How do we understand, imagine and remember childhood? In what ways do cultural representations and scientific discourses meet in their ways of portraying children?
Childhood, Literature and Science aims to answer these questions by tracing how images of childhood(s) and children in Western modernity are entangled with notions of innocence and fragility, but also with sin and evilness. Indeed, this interdisciplinary collection investigates how different child figures emerge or disappear in imaginative and social representations, in the memories of adult selves, and in expert knowledge. Questions about childhood in Western modernity, culture and science are also addressed through insightful analysis of a variety of materials from the Enlightenment age to the present day – such as fiction, life narratives, visual images, scientific texts and public writings.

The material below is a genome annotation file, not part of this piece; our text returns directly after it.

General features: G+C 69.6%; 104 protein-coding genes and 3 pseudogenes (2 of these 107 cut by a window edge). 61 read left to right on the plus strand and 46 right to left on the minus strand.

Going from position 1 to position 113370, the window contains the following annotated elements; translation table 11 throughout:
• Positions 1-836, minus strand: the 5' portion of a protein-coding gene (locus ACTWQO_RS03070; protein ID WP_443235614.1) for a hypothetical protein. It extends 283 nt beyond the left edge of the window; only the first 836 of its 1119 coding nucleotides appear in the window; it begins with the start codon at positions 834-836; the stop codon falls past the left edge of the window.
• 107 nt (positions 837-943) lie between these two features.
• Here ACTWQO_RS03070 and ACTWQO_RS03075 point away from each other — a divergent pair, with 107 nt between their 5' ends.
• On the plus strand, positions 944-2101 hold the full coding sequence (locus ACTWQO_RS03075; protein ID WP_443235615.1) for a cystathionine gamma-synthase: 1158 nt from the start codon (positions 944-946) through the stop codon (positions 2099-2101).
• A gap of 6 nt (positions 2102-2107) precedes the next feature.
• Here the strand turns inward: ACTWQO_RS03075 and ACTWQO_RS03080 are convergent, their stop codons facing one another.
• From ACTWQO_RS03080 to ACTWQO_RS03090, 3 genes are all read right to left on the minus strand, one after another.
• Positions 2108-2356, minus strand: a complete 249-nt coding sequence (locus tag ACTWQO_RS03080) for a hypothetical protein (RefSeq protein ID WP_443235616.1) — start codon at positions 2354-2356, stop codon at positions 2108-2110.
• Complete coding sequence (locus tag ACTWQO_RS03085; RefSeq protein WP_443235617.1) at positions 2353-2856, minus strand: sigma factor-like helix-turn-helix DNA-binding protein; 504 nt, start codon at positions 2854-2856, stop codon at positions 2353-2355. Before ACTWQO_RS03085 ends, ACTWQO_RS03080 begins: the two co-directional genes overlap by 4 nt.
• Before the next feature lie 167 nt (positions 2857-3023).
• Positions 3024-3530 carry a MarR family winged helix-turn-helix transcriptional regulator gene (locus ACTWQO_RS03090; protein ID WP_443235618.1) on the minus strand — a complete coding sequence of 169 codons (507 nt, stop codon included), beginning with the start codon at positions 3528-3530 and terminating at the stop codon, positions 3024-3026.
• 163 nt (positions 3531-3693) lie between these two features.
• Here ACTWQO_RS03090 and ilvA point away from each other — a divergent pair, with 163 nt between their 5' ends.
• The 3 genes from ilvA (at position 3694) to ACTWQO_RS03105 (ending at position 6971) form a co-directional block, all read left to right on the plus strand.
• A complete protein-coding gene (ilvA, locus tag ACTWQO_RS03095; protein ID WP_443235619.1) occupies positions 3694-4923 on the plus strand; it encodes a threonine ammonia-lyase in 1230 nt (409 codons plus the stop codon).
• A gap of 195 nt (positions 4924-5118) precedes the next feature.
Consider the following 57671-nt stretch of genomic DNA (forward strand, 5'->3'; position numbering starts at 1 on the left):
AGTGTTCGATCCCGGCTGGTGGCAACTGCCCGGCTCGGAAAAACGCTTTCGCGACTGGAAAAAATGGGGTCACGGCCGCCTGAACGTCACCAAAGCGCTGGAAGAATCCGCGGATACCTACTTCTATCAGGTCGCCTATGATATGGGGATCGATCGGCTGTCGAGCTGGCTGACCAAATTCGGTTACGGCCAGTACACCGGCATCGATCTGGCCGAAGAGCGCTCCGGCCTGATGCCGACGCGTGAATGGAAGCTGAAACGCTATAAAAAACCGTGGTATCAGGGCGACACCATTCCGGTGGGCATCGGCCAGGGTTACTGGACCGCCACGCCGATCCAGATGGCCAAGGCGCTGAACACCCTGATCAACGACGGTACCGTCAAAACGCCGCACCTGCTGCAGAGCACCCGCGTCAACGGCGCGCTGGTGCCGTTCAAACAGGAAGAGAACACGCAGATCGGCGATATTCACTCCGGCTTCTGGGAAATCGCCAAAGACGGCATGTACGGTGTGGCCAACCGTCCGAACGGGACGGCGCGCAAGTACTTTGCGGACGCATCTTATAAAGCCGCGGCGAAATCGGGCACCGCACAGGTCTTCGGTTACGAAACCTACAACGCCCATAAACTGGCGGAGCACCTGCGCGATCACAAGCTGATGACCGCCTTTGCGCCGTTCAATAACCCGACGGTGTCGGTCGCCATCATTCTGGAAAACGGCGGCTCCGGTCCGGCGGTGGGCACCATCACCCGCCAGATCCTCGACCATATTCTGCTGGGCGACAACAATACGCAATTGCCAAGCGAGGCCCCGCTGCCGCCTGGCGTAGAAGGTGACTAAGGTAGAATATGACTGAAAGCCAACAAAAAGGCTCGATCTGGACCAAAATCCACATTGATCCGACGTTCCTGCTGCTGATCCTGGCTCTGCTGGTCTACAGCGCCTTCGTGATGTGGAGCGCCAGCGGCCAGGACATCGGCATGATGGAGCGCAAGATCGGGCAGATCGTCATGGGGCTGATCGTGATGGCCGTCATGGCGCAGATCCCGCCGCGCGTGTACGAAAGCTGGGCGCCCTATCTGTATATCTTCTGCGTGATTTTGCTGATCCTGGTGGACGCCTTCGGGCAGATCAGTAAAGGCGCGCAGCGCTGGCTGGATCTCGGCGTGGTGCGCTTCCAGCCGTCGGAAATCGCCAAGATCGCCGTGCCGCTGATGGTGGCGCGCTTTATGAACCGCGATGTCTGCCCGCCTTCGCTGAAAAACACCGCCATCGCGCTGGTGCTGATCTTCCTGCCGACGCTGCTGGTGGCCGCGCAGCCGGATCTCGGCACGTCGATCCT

Analysing childhood as a discursive construction, Childhood, Literature and Science will appeal to scholars as well as undergraduate and postgraduate students interested in fields such as: Childhood Studies, History, Gender Studies, Cultural Studies, Literature and Sociology of the Family.
Jutta Ahlbeck, Päivi Lappalainen, Kati Launis, Kirsi Tuohela, (Eds) (2017), Childhood, literature, and science: fragile subjects. Routledge 280p.